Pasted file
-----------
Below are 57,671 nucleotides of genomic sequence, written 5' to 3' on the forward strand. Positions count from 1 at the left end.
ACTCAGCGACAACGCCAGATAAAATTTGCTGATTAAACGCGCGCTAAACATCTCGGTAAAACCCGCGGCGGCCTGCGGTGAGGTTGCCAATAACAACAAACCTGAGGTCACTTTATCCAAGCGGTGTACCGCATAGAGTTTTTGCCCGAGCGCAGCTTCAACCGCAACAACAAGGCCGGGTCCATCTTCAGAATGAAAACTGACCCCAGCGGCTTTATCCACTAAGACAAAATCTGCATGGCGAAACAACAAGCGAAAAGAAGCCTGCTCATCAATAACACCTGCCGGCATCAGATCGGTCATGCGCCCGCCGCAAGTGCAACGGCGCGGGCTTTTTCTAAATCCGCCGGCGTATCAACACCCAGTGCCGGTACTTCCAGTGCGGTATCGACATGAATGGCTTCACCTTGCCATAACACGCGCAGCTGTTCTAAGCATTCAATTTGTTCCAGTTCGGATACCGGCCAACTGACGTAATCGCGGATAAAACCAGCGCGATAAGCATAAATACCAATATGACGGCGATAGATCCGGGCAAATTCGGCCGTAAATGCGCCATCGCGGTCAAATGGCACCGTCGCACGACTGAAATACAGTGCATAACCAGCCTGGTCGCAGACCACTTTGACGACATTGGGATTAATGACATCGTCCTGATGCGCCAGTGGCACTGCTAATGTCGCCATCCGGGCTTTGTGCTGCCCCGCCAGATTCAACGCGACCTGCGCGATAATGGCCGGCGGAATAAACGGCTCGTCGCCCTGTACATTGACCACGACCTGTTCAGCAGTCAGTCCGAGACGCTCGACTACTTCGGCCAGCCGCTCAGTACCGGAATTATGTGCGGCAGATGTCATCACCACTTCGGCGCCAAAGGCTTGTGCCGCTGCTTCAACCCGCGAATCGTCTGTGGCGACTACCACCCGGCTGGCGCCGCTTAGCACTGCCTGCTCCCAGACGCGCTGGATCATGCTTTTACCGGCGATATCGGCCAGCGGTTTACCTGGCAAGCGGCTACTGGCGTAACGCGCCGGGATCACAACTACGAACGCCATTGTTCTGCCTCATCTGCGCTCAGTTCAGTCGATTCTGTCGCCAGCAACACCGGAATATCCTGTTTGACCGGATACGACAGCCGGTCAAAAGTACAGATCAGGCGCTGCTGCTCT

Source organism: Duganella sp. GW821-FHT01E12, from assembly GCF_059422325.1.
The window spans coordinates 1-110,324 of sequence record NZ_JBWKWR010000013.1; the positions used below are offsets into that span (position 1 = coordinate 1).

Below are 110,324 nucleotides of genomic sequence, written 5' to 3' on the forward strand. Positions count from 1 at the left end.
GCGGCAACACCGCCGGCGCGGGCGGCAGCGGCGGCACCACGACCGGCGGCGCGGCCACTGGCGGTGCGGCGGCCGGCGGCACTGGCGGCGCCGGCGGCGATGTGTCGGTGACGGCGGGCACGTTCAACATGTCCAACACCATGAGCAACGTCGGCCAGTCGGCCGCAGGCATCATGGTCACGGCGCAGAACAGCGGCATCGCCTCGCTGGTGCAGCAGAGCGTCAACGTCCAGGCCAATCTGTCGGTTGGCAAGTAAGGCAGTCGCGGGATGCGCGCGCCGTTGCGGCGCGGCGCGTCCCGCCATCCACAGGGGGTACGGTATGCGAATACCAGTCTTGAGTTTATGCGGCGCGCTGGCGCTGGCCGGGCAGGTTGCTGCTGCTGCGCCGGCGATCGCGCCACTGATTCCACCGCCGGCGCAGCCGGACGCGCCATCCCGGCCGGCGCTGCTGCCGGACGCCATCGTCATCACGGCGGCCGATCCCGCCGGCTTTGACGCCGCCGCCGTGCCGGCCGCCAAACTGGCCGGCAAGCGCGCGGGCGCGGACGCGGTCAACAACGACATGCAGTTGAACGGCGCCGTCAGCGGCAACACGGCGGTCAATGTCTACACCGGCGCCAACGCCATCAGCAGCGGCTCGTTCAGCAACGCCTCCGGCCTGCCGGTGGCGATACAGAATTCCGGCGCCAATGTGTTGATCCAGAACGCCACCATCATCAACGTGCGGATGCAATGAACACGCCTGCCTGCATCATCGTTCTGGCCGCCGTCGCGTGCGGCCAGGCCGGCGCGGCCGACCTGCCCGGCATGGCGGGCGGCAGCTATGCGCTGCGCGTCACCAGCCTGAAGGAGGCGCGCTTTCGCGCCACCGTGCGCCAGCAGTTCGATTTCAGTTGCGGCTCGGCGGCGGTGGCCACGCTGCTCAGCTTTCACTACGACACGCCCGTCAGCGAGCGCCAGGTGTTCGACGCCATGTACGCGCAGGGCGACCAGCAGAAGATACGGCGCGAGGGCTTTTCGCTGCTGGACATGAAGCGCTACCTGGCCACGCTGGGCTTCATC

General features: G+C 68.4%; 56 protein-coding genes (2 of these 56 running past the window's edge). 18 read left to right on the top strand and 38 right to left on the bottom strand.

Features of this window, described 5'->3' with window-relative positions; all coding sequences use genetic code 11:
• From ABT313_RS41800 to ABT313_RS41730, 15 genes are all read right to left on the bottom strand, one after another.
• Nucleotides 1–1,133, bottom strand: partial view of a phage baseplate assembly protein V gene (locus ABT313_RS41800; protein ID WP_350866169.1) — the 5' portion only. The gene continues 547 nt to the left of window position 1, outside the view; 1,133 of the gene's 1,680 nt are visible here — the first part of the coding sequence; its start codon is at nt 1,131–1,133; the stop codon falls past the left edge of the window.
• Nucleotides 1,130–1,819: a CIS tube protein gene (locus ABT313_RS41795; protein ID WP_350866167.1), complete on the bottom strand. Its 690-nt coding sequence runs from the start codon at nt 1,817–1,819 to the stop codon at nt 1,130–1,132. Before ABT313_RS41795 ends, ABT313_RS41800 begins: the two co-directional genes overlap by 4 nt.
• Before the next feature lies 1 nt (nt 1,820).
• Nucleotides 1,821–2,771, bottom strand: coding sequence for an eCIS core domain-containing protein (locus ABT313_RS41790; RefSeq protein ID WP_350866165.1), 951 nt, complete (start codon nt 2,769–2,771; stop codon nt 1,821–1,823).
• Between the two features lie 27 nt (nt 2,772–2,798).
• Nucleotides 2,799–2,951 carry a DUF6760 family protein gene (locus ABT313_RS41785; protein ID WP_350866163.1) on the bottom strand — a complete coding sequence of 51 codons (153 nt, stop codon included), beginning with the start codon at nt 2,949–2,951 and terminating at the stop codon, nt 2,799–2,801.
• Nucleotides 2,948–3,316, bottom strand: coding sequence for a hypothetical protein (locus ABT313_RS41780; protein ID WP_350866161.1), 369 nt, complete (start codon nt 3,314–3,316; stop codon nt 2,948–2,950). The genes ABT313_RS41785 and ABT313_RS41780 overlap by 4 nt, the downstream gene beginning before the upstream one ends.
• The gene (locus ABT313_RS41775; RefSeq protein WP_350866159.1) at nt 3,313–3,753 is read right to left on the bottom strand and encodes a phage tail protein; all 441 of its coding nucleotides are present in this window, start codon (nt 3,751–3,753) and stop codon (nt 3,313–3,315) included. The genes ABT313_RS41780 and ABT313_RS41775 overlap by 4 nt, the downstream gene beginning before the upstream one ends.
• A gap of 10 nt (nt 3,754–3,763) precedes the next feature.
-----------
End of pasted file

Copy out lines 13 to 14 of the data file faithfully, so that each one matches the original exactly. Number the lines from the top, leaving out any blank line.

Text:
• Nucleotides 1,821–2,771, bottom strand: coding sequence for an eCIS core domain-containing protein (locus ABT313_RS41790; RefSeq protein ID WP_350866165.1), 951 nt, complete (start codon nt 2,769–2,771; stop codon nt 1,821–1,823).
• Between the two features lie 27 nt (nt 2,772–2,798).